Picks and Pans Review: Mirrors of My Mind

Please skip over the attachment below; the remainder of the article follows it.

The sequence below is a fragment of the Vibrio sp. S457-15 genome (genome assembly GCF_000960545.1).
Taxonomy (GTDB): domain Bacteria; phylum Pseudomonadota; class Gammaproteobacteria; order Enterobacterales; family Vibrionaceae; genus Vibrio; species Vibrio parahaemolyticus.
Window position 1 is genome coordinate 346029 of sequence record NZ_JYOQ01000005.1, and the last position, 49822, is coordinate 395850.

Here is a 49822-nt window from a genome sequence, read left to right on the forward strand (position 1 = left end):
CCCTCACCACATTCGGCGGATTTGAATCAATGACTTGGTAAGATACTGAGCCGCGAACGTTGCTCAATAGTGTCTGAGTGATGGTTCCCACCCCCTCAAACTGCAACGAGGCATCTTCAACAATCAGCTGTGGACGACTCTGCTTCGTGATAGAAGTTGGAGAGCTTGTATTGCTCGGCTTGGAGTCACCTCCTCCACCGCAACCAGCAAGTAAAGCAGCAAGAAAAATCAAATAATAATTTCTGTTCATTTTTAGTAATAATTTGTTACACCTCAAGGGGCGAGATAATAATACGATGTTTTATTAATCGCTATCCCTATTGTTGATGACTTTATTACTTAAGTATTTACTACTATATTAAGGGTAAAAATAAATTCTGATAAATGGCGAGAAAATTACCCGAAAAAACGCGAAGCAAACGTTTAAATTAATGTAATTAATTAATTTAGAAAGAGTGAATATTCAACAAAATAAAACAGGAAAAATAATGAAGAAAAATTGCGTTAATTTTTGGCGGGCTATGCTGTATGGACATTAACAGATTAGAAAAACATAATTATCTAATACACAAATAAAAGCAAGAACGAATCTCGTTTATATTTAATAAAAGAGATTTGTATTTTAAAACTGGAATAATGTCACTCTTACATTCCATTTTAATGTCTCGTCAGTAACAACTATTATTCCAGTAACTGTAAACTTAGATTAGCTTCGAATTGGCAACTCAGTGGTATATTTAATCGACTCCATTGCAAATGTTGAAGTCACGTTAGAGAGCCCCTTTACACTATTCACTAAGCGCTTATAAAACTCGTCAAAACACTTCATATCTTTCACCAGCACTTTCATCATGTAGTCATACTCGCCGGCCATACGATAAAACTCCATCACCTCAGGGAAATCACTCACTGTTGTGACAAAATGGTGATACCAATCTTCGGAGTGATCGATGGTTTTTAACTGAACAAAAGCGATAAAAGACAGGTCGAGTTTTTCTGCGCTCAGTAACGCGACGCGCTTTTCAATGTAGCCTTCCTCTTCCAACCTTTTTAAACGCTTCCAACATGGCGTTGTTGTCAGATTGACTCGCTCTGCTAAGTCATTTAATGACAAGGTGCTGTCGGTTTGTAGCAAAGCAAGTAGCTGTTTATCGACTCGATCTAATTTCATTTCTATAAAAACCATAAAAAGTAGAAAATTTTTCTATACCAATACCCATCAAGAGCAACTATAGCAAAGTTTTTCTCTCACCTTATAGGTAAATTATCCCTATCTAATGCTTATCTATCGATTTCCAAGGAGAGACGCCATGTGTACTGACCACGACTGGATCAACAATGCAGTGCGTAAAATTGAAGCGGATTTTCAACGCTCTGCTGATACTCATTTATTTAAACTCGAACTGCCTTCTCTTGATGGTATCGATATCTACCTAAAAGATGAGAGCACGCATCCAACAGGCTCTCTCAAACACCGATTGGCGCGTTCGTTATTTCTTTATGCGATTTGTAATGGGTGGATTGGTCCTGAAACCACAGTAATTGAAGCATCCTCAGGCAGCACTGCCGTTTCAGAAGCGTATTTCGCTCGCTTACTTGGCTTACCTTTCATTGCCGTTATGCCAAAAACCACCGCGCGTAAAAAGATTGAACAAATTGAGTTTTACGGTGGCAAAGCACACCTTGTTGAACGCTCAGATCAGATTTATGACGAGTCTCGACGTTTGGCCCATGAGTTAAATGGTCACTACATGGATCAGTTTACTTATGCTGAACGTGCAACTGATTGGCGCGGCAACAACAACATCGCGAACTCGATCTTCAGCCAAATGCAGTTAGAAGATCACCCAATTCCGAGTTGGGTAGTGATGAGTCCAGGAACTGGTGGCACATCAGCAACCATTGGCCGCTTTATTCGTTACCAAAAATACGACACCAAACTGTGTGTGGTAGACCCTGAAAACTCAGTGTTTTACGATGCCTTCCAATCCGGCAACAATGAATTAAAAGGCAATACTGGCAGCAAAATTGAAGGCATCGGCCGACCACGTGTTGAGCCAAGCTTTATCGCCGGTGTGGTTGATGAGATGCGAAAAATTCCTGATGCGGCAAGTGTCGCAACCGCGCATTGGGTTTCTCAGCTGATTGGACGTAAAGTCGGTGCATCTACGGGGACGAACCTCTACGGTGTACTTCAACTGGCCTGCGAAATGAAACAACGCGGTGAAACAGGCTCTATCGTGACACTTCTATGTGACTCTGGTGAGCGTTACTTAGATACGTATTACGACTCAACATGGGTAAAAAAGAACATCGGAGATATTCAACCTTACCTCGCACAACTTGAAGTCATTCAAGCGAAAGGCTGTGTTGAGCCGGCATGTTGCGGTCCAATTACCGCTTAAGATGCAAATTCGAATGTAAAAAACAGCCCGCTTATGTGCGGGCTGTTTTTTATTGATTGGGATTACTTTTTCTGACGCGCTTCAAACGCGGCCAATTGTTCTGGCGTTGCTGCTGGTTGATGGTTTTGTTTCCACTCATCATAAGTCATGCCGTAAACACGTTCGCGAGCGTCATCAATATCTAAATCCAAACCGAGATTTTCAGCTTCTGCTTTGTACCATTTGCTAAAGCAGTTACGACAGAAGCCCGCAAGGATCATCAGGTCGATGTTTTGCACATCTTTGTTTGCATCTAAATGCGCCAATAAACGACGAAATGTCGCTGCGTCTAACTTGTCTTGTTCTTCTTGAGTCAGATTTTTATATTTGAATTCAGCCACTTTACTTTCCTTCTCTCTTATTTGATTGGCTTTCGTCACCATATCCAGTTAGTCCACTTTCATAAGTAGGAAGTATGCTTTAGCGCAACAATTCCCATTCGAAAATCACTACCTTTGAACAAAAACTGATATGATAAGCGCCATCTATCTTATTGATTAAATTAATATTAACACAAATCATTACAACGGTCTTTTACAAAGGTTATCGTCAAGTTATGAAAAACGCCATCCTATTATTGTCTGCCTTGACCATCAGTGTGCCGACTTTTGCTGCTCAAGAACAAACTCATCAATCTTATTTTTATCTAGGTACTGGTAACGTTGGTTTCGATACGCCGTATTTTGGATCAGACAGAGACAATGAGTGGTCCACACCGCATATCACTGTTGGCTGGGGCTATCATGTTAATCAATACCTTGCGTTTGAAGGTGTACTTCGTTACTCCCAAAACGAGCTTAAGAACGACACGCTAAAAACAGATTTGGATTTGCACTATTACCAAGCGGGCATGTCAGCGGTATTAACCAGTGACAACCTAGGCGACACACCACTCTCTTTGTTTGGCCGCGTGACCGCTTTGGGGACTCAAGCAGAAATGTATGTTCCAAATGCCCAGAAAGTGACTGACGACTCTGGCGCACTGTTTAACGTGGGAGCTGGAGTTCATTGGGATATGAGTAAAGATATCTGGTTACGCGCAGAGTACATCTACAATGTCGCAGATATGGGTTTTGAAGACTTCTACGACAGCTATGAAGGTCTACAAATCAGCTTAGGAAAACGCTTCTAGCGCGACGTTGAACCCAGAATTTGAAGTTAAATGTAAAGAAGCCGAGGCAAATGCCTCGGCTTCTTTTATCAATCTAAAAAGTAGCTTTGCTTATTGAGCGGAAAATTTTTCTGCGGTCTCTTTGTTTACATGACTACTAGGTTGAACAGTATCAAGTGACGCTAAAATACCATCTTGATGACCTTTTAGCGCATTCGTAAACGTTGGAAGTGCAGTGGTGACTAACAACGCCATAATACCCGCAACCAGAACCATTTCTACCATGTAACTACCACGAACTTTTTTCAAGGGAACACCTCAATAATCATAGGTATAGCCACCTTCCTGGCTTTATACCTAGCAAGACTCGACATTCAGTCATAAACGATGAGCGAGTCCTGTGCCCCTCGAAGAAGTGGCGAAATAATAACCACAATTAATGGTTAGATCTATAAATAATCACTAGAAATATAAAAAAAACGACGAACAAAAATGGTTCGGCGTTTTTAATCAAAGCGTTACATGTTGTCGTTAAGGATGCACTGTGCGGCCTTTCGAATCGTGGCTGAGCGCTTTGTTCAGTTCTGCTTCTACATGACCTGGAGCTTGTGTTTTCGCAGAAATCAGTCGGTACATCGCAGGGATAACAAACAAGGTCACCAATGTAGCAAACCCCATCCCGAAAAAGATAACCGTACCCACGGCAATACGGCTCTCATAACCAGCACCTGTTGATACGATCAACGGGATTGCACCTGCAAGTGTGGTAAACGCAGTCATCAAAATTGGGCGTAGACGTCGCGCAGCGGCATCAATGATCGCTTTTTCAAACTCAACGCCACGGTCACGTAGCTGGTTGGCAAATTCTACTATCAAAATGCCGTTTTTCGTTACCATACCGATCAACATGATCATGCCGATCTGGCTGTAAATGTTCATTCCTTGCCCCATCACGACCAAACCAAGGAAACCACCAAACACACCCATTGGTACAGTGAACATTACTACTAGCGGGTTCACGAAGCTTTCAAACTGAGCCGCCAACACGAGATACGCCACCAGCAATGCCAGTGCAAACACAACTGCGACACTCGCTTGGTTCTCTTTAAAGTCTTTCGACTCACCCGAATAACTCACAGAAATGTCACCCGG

A Kenya-born Briton, Whittaker oozes wholesome, manly sincerity. His deep, Robert Goulet-like baritone proclaims it as much as the look-the-camera-in-the-eye jacket photographs. His wife, Natalie, even runs his fan club. In the U.S., however, he has been able to build only a little on the success of his seafaring single The Last Farewell, which became a minor cult hit in 1975 (maybe there is a sincerity cult). His voice on this album is typically resonant and sturdy, and the material—tunes such as his own You Are My Miracle and Call My Name and Dave Loggins’ Please Come to Boston—is typically uplifting. It’s a little sterile, though. One gets the feeling that if synthesizers ever get down to mimicking human voices, one of them will sound like this.